Designed around a concept of frames, The Austin’s large white rectangles add to the City’s skyline from a distance. But from a closer view, it becomes apparent that each window itself frames a unique perspective of the city from each residence. The white-clad and glass façade reflect light and make the building pop from the streetscape The three facades that gradually slope up Pine Street give the property a sense of purpose and help anchor this neighborhood that continues to evolve and recreate itself.
To live at The Austin is to reside in a new school of thought, one that is open and social, receptive to the conviviality of the neighborhood and the City while offering a cozy cocoon on the inside. It is to be part of something grander than itself—a true expression of the San Francisco spirit.
California Organic Modernism
Warm and malleable interiors have come to define Edmonds + Lee’s interior aesthetic. Add in the laid-back vibe of California, and you get a soothing atmosphere that practically whispers “welcome home” every time you slip the key in the door. “The exterior architecture has to be bold, because for the most part it’s being seen from vehicles, at great speed. But inside, of course the atmosphere is more intimate and the pace is slower. So we always think about the five senses when we’re designing,” says principal Vivian Lee. Her team also thought a lot about the joy of living in an urban space and how to capitalize on that modern, contemporary lifestyle. To do so, she says, “authenticity” was the prevalent language. Here, Lee explains the inspiration behind each material she chose for the condominiums at The Austin.
The Austin Entrance
“This building has two fronts, and that is where the name comes from. San Francisco could always use more green spaces, and we are working with the city to celebrate the uniqueness of the Alley and make it more of a pedestrian-friendly place. The outdoor common space will help do that. We want the Austin Alley entry to feel as important as the Pine Street entrance.”
Oak Planks in the Lobby
“We strategically used wide-oak wood with a brush finish in certain areas, almost like an area rug, to provide that sense of warmth. I love the wood—it has a tactile feel to it, with imperfections retained to let the artisan factor come through. That material extends all the way up the walls, creating a cocoon-like realm. And since the same wood is used for the flooring in the residences, we’re giving the owners a sense of home the second they walk in the lobby.”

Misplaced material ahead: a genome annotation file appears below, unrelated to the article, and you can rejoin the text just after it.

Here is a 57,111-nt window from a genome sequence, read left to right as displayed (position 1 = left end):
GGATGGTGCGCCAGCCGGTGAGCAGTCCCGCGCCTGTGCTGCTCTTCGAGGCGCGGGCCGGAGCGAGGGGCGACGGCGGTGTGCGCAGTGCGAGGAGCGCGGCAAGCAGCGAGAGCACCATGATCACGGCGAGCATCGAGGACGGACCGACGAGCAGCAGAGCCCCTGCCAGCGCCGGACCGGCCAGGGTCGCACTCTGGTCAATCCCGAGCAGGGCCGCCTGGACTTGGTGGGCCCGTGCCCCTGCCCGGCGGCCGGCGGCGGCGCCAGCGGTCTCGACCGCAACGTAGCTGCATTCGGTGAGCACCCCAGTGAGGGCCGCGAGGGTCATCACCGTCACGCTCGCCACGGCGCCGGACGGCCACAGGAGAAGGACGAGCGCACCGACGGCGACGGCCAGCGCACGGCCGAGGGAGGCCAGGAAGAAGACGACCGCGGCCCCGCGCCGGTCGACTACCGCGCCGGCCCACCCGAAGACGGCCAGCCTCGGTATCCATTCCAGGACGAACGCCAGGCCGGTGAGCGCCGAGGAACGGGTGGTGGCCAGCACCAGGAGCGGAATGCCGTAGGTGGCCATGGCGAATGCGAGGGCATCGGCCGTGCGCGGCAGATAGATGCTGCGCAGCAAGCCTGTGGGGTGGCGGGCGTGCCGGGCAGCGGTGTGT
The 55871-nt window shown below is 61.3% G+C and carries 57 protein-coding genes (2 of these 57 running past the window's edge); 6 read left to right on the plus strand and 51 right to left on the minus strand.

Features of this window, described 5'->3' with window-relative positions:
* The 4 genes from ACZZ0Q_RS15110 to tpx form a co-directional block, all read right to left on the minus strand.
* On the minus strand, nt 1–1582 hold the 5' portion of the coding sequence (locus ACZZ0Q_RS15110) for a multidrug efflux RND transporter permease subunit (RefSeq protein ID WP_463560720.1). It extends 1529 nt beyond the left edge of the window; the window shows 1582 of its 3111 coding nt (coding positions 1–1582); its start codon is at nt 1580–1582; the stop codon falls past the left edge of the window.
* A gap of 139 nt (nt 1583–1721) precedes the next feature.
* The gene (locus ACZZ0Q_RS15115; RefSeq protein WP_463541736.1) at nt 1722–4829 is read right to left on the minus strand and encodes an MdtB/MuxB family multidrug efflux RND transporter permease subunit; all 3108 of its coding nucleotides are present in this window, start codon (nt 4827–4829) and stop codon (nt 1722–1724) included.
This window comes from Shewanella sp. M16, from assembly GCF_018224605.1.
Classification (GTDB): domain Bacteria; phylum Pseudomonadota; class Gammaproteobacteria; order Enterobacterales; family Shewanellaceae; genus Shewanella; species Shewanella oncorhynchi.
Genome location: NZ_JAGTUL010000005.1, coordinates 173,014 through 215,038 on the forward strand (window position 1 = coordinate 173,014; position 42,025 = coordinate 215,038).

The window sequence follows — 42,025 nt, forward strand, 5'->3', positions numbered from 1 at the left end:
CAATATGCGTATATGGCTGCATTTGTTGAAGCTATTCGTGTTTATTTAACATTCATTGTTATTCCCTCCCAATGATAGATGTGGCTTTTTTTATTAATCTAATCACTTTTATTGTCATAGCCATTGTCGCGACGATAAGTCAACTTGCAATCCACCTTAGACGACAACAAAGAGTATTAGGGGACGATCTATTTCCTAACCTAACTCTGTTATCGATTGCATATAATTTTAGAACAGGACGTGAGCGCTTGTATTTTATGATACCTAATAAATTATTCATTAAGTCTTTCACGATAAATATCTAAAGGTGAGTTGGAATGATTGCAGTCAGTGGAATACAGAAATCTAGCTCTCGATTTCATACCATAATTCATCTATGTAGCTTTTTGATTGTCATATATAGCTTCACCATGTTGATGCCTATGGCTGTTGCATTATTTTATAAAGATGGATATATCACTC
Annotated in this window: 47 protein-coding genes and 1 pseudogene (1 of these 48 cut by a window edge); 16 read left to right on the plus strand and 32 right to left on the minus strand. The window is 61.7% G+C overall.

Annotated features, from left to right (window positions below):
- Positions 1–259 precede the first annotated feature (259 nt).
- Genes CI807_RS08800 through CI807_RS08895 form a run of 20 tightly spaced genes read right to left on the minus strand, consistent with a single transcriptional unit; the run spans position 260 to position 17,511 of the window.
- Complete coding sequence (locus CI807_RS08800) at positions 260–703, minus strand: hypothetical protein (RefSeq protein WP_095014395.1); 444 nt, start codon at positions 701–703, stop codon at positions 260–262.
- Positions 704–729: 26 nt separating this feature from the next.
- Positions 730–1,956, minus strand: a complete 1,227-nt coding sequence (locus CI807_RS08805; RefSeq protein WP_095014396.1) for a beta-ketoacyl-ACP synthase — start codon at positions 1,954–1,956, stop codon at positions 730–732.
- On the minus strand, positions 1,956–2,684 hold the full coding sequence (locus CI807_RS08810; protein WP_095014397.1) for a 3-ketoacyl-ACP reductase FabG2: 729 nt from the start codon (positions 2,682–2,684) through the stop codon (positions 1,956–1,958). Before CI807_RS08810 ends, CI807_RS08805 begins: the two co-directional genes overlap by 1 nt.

“The metal plates that surround the double-sided fireplace are inspired by the history of the site as an auto body repair shop. The bonded metal reminds me of a tapestry or woven basket reeds. This material is used to provide a contrast to the warmth of the other materials, to hint the history of the neighborhood. It’s not that we’ll be so literal in our reference to the industrial past—it’s more that we’re offering that association through the distinct presence of this tactile element.”
“There are more bike owners than car owners in San Francisco, so rather than bury the bike storage in the basement, we put it right in the lobby. It makes using your bike so much easier on a daily basis, to walk it right out of The Austin lobby and off you go. People choose to live in this city because it has this unique urban-rural connection. You live in an ultra-urban place, yet in less than 20 minutes you can bike to the woodlands for a hiking trip. So we celebrate that. In some ways, this is a city that offers the best of both worlds, and the bike room appeals to that unique culture.”